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charlieuk
13-10-2017, 10:08 PM
I purchased a very old Makita chop of saw to cut the ali for my last machine but its so old I cant even find replacement blades.

I now need a saw that will cut the 100x100 steel box section for my new machine plus a bunch of other things but not sure what to go for?

what are the abrasive disk type saw's like? accurate enuff to build a machine with?

it would be nice to have one saw that does booth ali and steel but is it better to have two separate ones instead?

m_c
13-10-2017, 10:30 PM
A Bandsaw would probably be more suitable.

Abrasive saws will handle steel, but not aluminium.
Chop saws will handle aluminium, but unless it's pretty slow and very sturdy, and you buy a suitable carbide wheel, it won't handle steel.

As for accuracy, that come mostly down to the user. Better built machines will make it easier to cut straight, but still need a bit operator thought to make cuts where you need them.

routercnc
14-10-2017, 11:26 PM
What about a Rage chop saw
https://www.screwfix.com/p/evolution-rage2-2000w-355mm-multipurpose-chop-saw-240v/42602

I've got this model and it will cut 100mm steel box section in seconds no problem. Almost no sparks and pretty robust.

It will also cut big chunks of aluminium no problem on the same blade. Highly recommended over abrasive disc types.

magicniner
15-10-2017, 11:06 PM
I've had the Rage for about 8 years, it's been a real trooper and is on it's second blade.

- Nick

cropwell
16-10-2017, 02:53 PM
I have got two smallish Rage saws, one is a hand held circular saw, and the other is a mitre saw, both are flimsy, but have their uses. The mitre saw you have to be careful to bring the blade down vertically, otherwise it deviates and makes an inaccurate cut. I also have an Evolution saw with a 14" blade. This is a damn fine saw, but you have to be very careful about setting it up and it is best used for right-angle cuts only (although you can set it up for any angle up to 45deg). Like Nick I have gone through a couple of blades (funnily enough Tesco was the cheapest for a replacement, a few years ago). My first blade was ruined by someone (not me) bringing the blade down too quickly on 3mm stock and knocking teeth off. Again you have to be gentle when starting a cut as the blade can deviate.

charlieuk
16-10-2017, 10:07 PM
Thanks guys, yes I had a look at a rage in b n q and it was falling apart on the shelf, the evolution looks a little built?. It seams to jump from 200 for the evo to 400 for a Makita, bosh ect. Can you put tct blades on the abrasive saws or do they run at different rpm?

cropwell
16-10-2017, 11:04 PM
NO, the abrasive saws run at a much higher rpm, up to 4,000 for a 14" disc. The bladed saws run at about 1,300 rpm.

charlieuk
16-10-2017, 11:10 PM
are ok thought that would be the case.

cropwell
16-10-2017, 11:18 PM
are ok thought that would be the case.

I went through the same thought process when I had an abrasive cut-off saw. Problem was solved when the motor burnt out and I bought the Evolution.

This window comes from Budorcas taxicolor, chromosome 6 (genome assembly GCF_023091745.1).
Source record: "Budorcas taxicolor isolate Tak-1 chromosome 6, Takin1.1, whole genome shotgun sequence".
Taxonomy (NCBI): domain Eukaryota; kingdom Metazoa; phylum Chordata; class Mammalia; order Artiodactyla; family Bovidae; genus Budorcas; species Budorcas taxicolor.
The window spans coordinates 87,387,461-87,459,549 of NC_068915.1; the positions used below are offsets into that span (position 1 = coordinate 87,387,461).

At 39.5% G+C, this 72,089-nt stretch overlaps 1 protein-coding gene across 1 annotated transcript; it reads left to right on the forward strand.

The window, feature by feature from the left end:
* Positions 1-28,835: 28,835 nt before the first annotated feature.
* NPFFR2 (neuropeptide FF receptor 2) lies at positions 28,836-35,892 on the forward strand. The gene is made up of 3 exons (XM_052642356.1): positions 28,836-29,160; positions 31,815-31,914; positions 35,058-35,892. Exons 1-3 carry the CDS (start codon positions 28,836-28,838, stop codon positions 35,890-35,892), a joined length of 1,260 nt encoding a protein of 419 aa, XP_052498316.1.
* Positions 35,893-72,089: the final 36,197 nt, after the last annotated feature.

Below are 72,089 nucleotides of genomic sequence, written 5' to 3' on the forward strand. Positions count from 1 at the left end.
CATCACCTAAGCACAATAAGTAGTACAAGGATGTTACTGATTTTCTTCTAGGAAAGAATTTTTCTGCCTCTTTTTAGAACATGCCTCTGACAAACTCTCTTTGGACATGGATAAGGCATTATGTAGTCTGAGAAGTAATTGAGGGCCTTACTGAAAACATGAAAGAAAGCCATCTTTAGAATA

I still use the angle grinder for small cuts, I have a very handy light little Bosch which takes 100mm discs (awaiting delivery of 100) that are 1mm thick. They don't last long, but they are cheap and cut faster than the 3mm ones. If you are jigging up for welding, you don't have to be super accurate.

Zeeflyboy
16-10-2017, 11:25 PM
I have an evolution rage 255mm sliding mitre saw and it's a champ... it has seen some serious abuse but keeps on trucking.

It's not the most precise piece of engineering ever constructed, but for cutting up stock etc it's more than adequate. I've cut everything from mild steel to stainless steel, aluminium, plastic, wood all using the same general purpose blade and it chomps through it all. I even used it with a diamond disk for cutting paving slabs and stone tiles.

One of the best value tools I think I've ever bought - Constructed most of my man cave using it!

m_c
16-10-2017, 11:26 PM
I still use the angle grinder for small cuts, I have a very handy light little Bosch which takes 100mm discs (awaiting delivery of 100) that are 1mm thick. They don't last long, but they are cheap and cut faster than the 3mm ones. If you are jigging up for welding, you don't have to be super accurate.

Good quality discs last noticeably longer. I always used to get cheap discs, but I got given a box of good quality ones (I can't remember the name, but the box is in the shed). I'd say they last almost twice as long, unless you happen to jam them, at which point they still explode willingly :barbershop_quartet_

magicniner
16-10-2017, 11:27 PM
I use a 4" grinder in an Aldi cutoff stand with a 5" TCT circular saw blade for Aluminium up to 30mm x 50mm solid.

It really is a fantastic bit of kit and always makes me smile (and wear full face protection) whenever I use it.

Zeeflyboy
16-10-2017, 11:31 PM
I use a 4" grinder in an Aldi cutoff stand with a 5" TCT circular saw blade for Aluminium up to 30mm x 50mm solid.


Totally didn't even know that was a thing... now I want one.

magicniner
16-10-2017, 11:33 PM
Machine Mart sell one for about 20, add your own grinder ;-)

- Nick

cropwell
16-10-2017, 11:35 PM
Good quality discs last noticeably longer. I always used to get cheap discs, but I got given a box of good quality ones (I can't remember the name, but the box is in the shed). I'd say they last almost twice as long, unless you happen to jam them, at which point they still explode willingly :barbershop_quartet_

I look forward to seeing what the Parweld discs are like at 28/100. I have mainly used Smith and Arrow before and rarely had them break up, they just get to an unusable small diameter.